On May 6th Vilija Aleknaitė-Abramikienė, vice-president of OSCE Parliamentary Assembly, expressed his concern about Russian note regarding stopping to inform Lithuania about military units in Kaliningrad. She said that ‘Kremlin demonstrates that all international agreements and treaties is only a game for Russia and that Kremlin is determined to break into pieces all European security architecture, which was created after World War II.’ Vilija Aleknaitė-Abramikienė also thinks, that Lithuanian society and government institutions, including Ministry of National Defense, couldn’t stay calm any more. (Lithuanian Parliament Press Office, BNS, ELTA, unofficial translation)

On May 6th Rimantas Šadžius, Lithuanian Minister of Finance, said that ‘Russian-Ukrainian conflict will have a limited impact on the Lithuanian economy’ (BNS, 15 min.lt, Lithuanian National Radio and Television). Read more in Lithuania Tribune: http://www.lithuaniatribune.com/67656/russian-ukrainian-conflict-to-have-limited-impact-on-lithuanian-economy-201467656/.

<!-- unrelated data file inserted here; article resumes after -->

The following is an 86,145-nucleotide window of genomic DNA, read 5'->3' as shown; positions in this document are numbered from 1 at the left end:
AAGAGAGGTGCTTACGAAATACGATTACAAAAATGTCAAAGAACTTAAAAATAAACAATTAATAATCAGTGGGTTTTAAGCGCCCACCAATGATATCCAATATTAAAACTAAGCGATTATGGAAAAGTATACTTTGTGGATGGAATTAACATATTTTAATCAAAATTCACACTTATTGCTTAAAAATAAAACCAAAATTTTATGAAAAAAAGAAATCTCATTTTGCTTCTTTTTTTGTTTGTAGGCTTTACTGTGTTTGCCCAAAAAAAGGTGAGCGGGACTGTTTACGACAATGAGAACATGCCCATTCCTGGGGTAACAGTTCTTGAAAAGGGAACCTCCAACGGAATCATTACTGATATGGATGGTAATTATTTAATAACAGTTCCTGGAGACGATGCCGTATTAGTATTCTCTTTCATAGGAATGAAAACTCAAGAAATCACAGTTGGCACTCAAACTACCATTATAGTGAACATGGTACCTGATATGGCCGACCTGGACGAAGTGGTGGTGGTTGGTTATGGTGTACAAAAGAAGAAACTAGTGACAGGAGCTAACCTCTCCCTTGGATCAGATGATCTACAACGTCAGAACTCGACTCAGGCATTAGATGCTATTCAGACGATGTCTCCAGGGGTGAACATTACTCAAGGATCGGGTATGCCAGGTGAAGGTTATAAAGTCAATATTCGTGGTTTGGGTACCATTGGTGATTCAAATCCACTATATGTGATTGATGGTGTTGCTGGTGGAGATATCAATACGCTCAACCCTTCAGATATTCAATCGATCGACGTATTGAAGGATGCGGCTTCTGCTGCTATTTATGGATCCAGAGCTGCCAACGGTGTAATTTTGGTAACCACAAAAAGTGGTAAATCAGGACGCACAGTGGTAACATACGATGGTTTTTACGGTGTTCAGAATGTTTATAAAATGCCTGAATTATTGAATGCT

Frank-Walter Steinmeier, the German Federal Minister for Foreign Affairs, in an interview to Frankfurter Allgemeine Zeitung newspaper said that there is a threat that conflict in Ukraine will reach the point of no return and it becomes a start of war in Eastern Europe (15min.lt, delfi.lt). Read more in Lithuania Tribune: http://www.lithuaniatribune.com/67666/frank-walter-steinmeier-giving-up-is-not-an-option-201467666/.

Angela Merkel, Chancellor of Germany, in a press conference said that would be a pity if Russian President uses the celebration of the Victory Day to visit Crimea. (15min.lt, delfi.lt)

April 24, 2014 Lithuanian media round-up